The first keg was opened for the 180th edition of Munich’s Oktoberfest to the traditional cry of “O’zapft is” (“The keg is tapped”) by Social Democrat mayor Christian Ude, flanked by Bavaria’s conservative state premier Horst Seehofer.
But on the eve of close national elections, the two leaders from rival parties kept politics off the agenda as party-goers, many sporting traditional Bavarian costumes, kicked off the 16-day celebration of the amber nectar.
A day after Chancellor Angela Merkel rallied about 7,000 supporters in the city, a conservative heartland, for another four-year term, election posters were nowhere to be seen around the gigantic beer fest site near the heart of Munich.
“Today we forget everything, it’s a party,” retired nurse Gabriele Wahn, 65, from western Saarland state said, admitting she liked the atmosphere but did not drink beer.
“We’re not talking about politics. Politics is only for tomorrow, for the vote,” she added.
Inside a huge beer tent, the economic crisis which has divided politicians in the race for the chancellery is little in evidence — waitresses in Bavaria’s low-cut dirndl dresses and waiters in lederhosen leather shorts ferry litre-sized glasses, known as a Mass, of frothy beer up and down the aisles.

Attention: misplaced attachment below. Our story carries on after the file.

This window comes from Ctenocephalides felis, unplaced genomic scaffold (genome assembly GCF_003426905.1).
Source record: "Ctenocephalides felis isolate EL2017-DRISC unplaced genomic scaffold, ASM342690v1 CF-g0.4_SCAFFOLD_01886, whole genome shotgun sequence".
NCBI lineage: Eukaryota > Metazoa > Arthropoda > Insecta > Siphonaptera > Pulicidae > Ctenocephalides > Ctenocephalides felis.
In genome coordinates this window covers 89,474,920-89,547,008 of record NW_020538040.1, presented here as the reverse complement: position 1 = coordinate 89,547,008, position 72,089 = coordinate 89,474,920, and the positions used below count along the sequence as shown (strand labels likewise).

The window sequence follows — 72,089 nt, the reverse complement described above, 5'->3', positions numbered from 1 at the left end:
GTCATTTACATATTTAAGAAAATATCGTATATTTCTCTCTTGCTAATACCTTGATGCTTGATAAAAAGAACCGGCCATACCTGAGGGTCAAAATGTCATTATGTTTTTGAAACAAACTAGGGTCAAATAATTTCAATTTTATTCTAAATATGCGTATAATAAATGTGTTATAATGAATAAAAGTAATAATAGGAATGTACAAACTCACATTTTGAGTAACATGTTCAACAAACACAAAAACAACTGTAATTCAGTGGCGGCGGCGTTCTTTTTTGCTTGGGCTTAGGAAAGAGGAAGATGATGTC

“The crisis? No, it hasn’t affected me,” said Thomas Peekl, a student from the wealthy neighbouring region of Baden-Wuerttemberg. “The German economy is
solid,” he added, saying he would vote on Sunday for Merkel’s conservatives.
Masses of giant pretzels, pork, dumplings and other traditional Bavarian foods were being washed down with the beer.
“It’s true, tomorrow we have to go and vote. That’s why we’re drinking one less beer — just one, mind,” joked Holger Arendt.
Seventeen-year-old student Maximilian Bissinger, from the outskirts of Munich, expressed shock at how many people showed no interest in politics ahead of the crunch election in which Merkel’s coalition is fighting for every vote.
“Politicians want to be seen here, they want to appear close to the people. But people don’t care. They are here for the beer,” he said.
Although the Oktoberfest started life more than 200 years ago, this year’s event is the 180th edition as the party was cancelled during two world wars, two cholera outbreaks, Napoleon’s invasion of Bavaria and the hyperinflation of the 1920s.
The rising price of beer always touches off a debate, and this year was setting festival-goers back between 9.40 and 9.85 euros ($13-13.3) for a Mass.
The festival, which runs to October 6, was originally held in October as the name suggests to celebrate a royal wedding, but was brought forward by one month to take advantage of better weather.
The format has been exported around the world and versions of the festival can be found as far afield as China, Brazil, Canada, the United States, Russia and Australia.